Are you learning about anything new this summer?

Ravelry Links

Spring Rewilding Shawl

Shortie Socks

Wednesday, July 14, 2021

Still Spinning

Today is overcast and humid but the days were bright and beautiful this past week. Sunday we carried our dinner to the deck. Afterwards I stayed outdoors to ply a skein of yarn. If I had known my husband was taking a photo, I would have changed into a better shirt. My spindle spinning skills are improving. Although I'm still predrafting fiber, there is a good bit of consistent yarn in this skein. Sarah's positive comments about Polworth fiber prompted me to try it. I'm glad I did. The fiber and staple length make it good for beginners. It is a nice alternative to merino. This is the third skein and measures about 53 yards. I don't think I could get much more on my spindle. I have one small bump of this fiber to spin. 

I knit a little on the Rewilding Shawl and have come to the long and longer rows at the end of the shawl. I didn't take a photo because it's hard to see any visible difference. Hazel Knits no longer makes this yarn and I might know why. Lyric, a laceweight superwash merino, has a crisp hand that feels like cotton. Either the superwash processing or the dying created a yarn that feels lifeless. I'm reserving judgement until it's washed and blocked. The light weight fabric isn't awful but it isn't what I expected. The baby sweater flew off the needles. The combination of colorful yarn on comfortable needles and a tried and true pattern made the knitting fun and easy. The sleeves don't match but I think that adds to the charm. By the way, I won this game of yarn chicken. Whew.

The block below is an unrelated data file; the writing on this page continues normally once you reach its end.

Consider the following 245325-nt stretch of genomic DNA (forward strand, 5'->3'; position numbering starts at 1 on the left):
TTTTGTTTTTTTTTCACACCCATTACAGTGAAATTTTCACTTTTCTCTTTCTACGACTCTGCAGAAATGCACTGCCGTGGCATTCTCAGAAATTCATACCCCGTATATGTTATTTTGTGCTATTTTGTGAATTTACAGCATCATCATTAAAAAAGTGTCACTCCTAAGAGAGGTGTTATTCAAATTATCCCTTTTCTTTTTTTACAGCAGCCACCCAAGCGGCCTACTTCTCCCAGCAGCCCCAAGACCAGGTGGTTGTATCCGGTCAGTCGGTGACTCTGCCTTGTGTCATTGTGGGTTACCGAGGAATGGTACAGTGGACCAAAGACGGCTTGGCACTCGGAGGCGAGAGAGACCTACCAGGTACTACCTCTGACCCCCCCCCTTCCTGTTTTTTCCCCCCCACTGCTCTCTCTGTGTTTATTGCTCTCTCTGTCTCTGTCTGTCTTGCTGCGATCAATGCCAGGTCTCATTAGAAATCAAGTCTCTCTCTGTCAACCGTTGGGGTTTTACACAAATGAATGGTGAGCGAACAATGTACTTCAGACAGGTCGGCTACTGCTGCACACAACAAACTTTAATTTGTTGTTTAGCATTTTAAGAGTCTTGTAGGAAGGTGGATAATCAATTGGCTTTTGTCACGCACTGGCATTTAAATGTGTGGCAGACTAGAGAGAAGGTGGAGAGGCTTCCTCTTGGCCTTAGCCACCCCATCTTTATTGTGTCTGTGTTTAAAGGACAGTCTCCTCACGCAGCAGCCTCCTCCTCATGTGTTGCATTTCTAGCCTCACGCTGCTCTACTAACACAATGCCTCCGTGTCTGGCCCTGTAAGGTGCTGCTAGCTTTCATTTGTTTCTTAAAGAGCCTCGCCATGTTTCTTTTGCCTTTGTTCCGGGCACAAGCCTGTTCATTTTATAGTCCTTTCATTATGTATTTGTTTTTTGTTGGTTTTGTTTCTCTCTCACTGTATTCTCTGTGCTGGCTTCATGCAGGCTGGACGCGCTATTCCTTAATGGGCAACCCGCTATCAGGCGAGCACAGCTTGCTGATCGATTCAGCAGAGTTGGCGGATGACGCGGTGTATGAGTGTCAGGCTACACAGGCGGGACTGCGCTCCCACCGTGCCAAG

I also knit on Norah's cardigan. I finished the textured yoke and put the sleeve stitches on waste yarn. Now I'm knitting on the stockinette body until I come to the cute little pockets. Today is a dark day so I had to adjust the light settings on the photo. 

I'm reading The Beadworkers, a collection of short stories by Beth Piatote. The stories are set in the Pacific Northwest and Piatote's characters are Native Americans. Her writing is spare but lyrical. Usually I am not a big short story fan as I want to know more about the characters and their story. However this is a wonderful collection. 

I am linking to Kat and the Unravelers on this Wednesday in July. I hope you are enjoying these summer days. 

Ravelry Links

Baby Sweater

Norah's Sweater

Spring Rewilding Shawl

Wednesday, July 7, 2021

Early July Notes